I'll pose the question in the abstract first and then describe concretely what I'm trying to do.
Suppose I have a set of 1000 000 multiple-choice questions and 10 oracles that can answer the questions. But the oracles are imperfect and don't always answer correctly. Some oracles answer more accurately than others. We don't know which ones are better beforehand though. All answer correctly with probability greater than 60% and less than 100%.
Suppose each oracle answers 100 questions. One in every 10 questions, however, is not a new question but a (random) question that a different oracle has already answered. Which lets you check whether they each got the same answer or not.
Now my question is this, suppose I want to rank the oracles at the end in order of most reliable to least reliable, what's the best metric? Naively, we could just ask, which oracle had the highest proportion of co-coinciding answers out of all the questions they answered that were also answered by another oracle. But this ignores that fact that if an oracle's answer disagrees with a different oracle, it could be the different oracle that was wrong. So I think there needs to be a way to scale the penalty based on the rating of the oracle that disagreed.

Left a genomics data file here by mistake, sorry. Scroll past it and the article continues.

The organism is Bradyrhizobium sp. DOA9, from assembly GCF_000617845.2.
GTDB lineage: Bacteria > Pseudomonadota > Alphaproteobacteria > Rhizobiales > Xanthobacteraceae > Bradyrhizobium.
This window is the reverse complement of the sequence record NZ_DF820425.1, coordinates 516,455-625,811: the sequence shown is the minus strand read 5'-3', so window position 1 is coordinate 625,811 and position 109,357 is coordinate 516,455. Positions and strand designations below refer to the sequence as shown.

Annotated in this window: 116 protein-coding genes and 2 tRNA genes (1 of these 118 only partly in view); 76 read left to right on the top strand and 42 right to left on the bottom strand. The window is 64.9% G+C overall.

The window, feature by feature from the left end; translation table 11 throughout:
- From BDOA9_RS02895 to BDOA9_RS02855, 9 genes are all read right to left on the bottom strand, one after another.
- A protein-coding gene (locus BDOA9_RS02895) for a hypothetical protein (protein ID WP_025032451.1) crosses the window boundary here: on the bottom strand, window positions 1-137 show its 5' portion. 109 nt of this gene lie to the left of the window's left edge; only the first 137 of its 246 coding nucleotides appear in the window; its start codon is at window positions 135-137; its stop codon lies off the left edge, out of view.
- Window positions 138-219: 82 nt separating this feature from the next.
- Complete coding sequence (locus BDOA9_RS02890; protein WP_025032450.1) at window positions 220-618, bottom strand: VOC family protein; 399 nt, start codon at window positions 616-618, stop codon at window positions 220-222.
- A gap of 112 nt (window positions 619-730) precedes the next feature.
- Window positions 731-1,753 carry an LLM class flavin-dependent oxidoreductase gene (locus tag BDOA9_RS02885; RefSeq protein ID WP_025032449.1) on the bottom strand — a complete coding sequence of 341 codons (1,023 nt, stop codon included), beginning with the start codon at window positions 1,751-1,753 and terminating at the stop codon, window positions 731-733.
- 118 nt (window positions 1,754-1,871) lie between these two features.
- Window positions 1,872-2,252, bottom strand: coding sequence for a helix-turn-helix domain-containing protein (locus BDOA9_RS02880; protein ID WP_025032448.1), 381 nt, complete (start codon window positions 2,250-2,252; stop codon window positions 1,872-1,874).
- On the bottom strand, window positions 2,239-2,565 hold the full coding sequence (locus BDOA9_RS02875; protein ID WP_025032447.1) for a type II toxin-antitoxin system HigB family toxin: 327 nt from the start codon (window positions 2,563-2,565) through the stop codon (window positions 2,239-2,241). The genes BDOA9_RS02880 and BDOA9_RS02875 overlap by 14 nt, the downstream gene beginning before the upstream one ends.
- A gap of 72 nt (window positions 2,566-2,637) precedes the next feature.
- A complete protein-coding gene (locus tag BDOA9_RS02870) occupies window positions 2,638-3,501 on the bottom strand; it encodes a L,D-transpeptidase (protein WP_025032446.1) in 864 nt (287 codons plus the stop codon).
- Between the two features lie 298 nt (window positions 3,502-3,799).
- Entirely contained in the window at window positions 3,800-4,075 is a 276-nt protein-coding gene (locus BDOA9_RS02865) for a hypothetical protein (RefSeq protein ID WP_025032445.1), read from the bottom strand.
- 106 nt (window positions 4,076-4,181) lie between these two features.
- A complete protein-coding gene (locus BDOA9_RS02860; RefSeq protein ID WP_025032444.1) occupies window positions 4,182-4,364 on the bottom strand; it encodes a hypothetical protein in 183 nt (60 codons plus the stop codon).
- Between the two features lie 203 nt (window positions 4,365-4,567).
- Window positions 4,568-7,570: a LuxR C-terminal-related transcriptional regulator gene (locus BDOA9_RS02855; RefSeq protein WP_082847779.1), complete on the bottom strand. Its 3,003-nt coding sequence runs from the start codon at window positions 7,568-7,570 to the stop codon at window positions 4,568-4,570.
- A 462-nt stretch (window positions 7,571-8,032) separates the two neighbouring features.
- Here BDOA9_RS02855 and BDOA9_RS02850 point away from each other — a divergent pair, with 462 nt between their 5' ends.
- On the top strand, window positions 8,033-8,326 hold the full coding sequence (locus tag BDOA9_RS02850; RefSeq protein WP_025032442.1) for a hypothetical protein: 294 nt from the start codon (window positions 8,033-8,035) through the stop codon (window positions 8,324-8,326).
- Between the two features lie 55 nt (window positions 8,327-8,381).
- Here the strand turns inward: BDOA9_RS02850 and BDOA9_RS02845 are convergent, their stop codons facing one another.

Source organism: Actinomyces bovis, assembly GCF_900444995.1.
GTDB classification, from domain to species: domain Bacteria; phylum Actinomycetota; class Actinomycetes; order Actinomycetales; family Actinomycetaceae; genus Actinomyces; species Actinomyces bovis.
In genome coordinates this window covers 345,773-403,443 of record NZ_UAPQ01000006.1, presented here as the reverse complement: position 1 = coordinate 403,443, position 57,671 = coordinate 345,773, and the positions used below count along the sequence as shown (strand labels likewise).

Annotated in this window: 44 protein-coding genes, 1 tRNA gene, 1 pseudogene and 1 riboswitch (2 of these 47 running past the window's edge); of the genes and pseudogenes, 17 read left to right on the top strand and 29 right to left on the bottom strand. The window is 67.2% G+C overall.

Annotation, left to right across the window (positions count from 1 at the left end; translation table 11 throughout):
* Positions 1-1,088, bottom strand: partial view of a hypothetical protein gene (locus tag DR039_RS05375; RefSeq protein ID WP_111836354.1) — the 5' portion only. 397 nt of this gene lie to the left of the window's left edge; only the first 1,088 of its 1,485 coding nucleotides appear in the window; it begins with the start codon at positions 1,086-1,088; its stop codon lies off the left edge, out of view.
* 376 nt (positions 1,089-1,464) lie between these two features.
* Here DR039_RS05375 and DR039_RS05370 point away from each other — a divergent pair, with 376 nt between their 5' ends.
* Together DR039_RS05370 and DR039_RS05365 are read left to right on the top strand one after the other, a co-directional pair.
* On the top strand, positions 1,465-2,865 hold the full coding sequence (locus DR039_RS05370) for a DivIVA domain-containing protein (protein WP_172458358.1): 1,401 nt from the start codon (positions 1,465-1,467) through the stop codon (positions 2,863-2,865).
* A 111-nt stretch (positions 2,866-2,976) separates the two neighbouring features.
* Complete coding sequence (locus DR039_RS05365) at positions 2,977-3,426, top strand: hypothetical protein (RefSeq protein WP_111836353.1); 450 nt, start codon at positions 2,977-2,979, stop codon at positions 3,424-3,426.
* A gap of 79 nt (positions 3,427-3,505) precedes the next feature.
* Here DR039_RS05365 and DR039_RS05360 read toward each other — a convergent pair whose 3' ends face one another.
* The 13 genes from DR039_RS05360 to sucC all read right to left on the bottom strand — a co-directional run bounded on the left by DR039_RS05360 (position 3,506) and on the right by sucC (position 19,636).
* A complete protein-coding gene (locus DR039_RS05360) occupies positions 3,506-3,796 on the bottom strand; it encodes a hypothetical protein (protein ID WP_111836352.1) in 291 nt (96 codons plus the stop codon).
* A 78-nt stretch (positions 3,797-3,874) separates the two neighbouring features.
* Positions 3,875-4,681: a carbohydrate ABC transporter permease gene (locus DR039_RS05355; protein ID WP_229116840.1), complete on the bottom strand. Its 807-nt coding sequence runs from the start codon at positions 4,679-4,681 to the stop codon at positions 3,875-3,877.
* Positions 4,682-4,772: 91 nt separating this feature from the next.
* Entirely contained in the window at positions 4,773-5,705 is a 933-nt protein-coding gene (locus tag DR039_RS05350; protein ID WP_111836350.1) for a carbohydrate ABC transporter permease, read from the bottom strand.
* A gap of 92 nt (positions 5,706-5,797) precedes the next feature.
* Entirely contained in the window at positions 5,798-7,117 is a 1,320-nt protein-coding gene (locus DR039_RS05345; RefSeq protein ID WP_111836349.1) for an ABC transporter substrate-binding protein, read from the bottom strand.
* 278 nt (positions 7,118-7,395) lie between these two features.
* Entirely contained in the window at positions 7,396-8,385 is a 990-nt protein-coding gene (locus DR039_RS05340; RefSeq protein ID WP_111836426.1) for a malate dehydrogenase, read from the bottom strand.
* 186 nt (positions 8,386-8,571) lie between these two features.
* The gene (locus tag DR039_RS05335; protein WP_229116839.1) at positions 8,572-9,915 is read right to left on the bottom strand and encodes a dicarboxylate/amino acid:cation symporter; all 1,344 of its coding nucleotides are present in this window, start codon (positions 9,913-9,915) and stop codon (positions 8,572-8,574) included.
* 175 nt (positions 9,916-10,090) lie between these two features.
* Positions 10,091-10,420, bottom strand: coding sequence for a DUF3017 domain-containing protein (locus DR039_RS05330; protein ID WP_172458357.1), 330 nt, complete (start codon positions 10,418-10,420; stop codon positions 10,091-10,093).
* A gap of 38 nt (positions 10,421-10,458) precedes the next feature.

Is there an algorithm for this sort of ranking? The two that came to my mind are the Buchholz system, and page rank. Because they both consider secondary comparisons, not just direct comparisons. But I'm not sure how I could apply them.
Concrete context: I have lots of annotators annotating data. We get to send some of the data to multiple annotators, but not all of it. I'm looking for a way to identify annotators who perform poorly so that I can either remove their annotations or reduce the weight of their annotations.